When, on 26 September, the German election delivered a narrow victory for the Social Democrats (SPD) and at least three possible coalition formations, politicos here in Berlin took a deep breath and braced for many months of talks that might last well into 2022 – prolonging Angela Merkel’s term in office by so long that she would overtake Helmut Kohl to become the longest-serving chancellor along the way. After all, following the 2017 election, it took almost half a year for Europe’s largest economy to get a government – and this year’s election result was even more fragmented.
Yet, after a politically eventful two weeks, it now looks possible and even probable that forming Germany’s next government will be a much faster process this time. One of the three possible coalition options has emerged as by far the most likely and is gaining momentum: a left-liberal “traffic light” government, made up of the SPD, Greens and the conservative-liberal Free Democrats (FDP), so called as the three parties’ colours are red-green-yellow. As I wrote in the New Statesman last week, there are good reasons to be cautiously optimistic about what such a government would mean.
That process started in the hours after polls closed, with the kingmaker Greens and FDP announcing that they would start by talking to each other. The two parties have often clashed: the latter caricaturing the former as a band of illiberal do-gooders who like nothing more than to ban things, the former often dismissing the other as the political wing of climate-trashing privilege. Yet there were always certain similarities. Both represent a disproportionately young, urban and educated electorate, favour liberalising social reforms and tend towards hawkishness on relations with Russia and China. In their post-election encounters they have disinterred such areas of common ground, so much so that they are now referred to as the “citrus” (green-yellow) duo.
The SPD too has had a good fortnight. On the morning after the election, its chancellor candidate Olaf Scholz, buoyed by his party’s gains, announced his intention to form a traffic-light coalition. At that point Armin Laschet, his counterpart, who had led the centre-right CDU/CSU alliance to its worst ever result, was still seriously proposing that he might prevent this by luring the citrus duo into a “Jamaica” coalition (CDU/CSU, FDP, and the Greens). In the intervening period, however, a traffic-light government has become more and more likely – with pre-talks last weekend (2-3 October) between the SPD and both the FDP and Greens (separately) going well.
On Wednesday morning the Greens called on the FDP to join them in entering exploratory talks with the SPD on a traffic-light government. Just over an hour later the FDP agreed.
Peter Altmaier, the CDU economy minister, tweeted: “The traffic-light train has left the station.” Shortly afterwards Markus Söder, the CSU leader, echoed the sentiment: “Now a traffic-light coalition is clearly Number One.” On 7 October Laschet bowed to the inevitable and signalled his coming departure as the CDU’s leader. The only chance for the CDU/CSU to lead a Jamaica government now will be if the traffic-light talks fail (and even then the result might well be a Chancellor Söder rather than a Chancellor Laschet).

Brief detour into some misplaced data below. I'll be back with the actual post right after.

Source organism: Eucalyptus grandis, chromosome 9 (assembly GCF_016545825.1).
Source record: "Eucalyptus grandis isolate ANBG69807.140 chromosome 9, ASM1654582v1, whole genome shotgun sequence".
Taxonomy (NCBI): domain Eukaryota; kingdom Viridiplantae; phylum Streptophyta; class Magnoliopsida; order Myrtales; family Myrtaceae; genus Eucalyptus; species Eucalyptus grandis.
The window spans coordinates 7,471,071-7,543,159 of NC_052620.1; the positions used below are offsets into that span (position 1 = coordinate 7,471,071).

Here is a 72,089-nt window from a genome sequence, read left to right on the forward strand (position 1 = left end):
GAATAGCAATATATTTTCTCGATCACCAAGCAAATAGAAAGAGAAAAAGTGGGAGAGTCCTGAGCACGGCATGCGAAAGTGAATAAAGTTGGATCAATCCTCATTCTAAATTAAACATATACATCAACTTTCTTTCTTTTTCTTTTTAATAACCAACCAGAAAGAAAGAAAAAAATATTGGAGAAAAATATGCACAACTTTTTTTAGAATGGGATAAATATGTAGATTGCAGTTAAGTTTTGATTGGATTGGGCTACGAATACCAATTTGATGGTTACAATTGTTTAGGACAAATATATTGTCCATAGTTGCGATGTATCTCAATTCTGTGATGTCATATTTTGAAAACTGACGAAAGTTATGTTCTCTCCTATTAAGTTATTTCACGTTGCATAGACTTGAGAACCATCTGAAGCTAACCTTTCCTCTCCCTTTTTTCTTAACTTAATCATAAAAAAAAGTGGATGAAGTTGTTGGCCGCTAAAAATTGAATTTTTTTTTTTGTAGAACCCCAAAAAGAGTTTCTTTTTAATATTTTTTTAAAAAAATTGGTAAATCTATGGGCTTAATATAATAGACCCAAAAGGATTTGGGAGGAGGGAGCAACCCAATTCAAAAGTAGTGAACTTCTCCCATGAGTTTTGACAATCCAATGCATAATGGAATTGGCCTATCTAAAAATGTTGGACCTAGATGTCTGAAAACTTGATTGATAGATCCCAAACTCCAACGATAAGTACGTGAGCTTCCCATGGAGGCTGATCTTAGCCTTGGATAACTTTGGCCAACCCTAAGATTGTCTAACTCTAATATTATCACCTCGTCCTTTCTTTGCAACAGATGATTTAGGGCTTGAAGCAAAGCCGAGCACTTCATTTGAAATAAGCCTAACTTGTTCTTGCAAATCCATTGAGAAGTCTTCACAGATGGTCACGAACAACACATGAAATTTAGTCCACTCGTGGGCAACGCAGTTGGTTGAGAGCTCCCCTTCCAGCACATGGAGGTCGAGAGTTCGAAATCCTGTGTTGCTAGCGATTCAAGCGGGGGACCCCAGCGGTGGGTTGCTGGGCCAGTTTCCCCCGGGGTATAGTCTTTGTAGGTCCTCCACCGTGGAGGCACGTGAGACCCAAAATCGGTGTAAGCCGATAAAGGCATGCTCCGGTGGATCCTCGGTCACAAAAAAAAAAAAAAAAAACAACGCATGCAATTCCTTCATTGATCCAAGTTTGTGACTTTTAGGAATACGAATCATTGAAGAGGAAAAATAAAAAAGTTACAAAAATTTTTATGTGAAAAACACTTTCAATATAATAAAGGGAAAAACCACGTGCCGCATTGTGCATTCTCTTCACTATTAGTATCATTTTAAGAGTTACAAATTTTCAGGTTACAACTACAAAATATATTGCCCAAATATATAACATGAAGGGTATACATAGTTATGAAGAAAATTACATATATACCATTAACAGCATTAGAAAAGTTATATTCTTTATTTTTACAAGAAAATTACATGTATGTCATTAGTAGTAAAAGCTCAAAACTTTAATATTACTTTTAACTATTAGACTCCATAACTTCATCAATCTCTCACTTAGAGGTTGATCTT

There is relatively little sign they will, though it is early days: the exploratory talks between the three parties began yesterday (7 October). “After today I’m sure of it: this can work,” the SPD general secretary Lars Klingbeil told the media at the end of the day. Discussions continue on Monday 11 October.
The process will not be easy. While the three parties are broadly committed to progressive social values, they are divided on tax, economics and climate protection. Germany has not had a politically tripartite federal government in recent memory and the only modern attempt to create one – Merkel’s bid to form a Jamaica coalition in 2017 – failed when the FDP walked out. The power relations within such a coalition could bring strains: the “citrus” parties together have more MPs than the SPD, making a Chancellor Scholz’s party a minority within its own coalition. As the Green co-leader Robert Habeck put it: “Germany is currently relearning politics somewhat.”
But it is impossible to miss the aura of seriousness and determination around the talks. All three parties gained MPs at the election, giving them a sense of shared momentum. The FDP and Greens have not closed the door to a Jamaica coalition but a divided and headless CDU/CSU does not make an attractive coalition partner, and public polling shows Scholz is even more overwhelmingly the preferred next chancellor now that the election is over. And a clear sense of the sort of compromises that could unite the three parties is emerging: one widely circulating proposal would involve FDP fiscal hawkishness being reconciled with Green and SPD demands for climate-friendly infrastructure investment by the use of one or more off-balance-sheet investment vehicles.
If such early signs prove accurate, the exploratory talks could give way to formal negotiations before the end of this month and a new government by early-mid December. That would be good news for Germany which, as the Green co-leader Annalena Baerbock put it on 6 October, “cannot afford a long period of limbo”.
It would be good news for Europe, too, where the dramatic clash between Poland’s constitutional court and the EU highlights the list of urgent priorities that require engaged German leadership. And it would be good news for Merkel, who seems impatient to head off into her retirement. Luckily for her, it looks like she will most likely be out of a job by Christmas.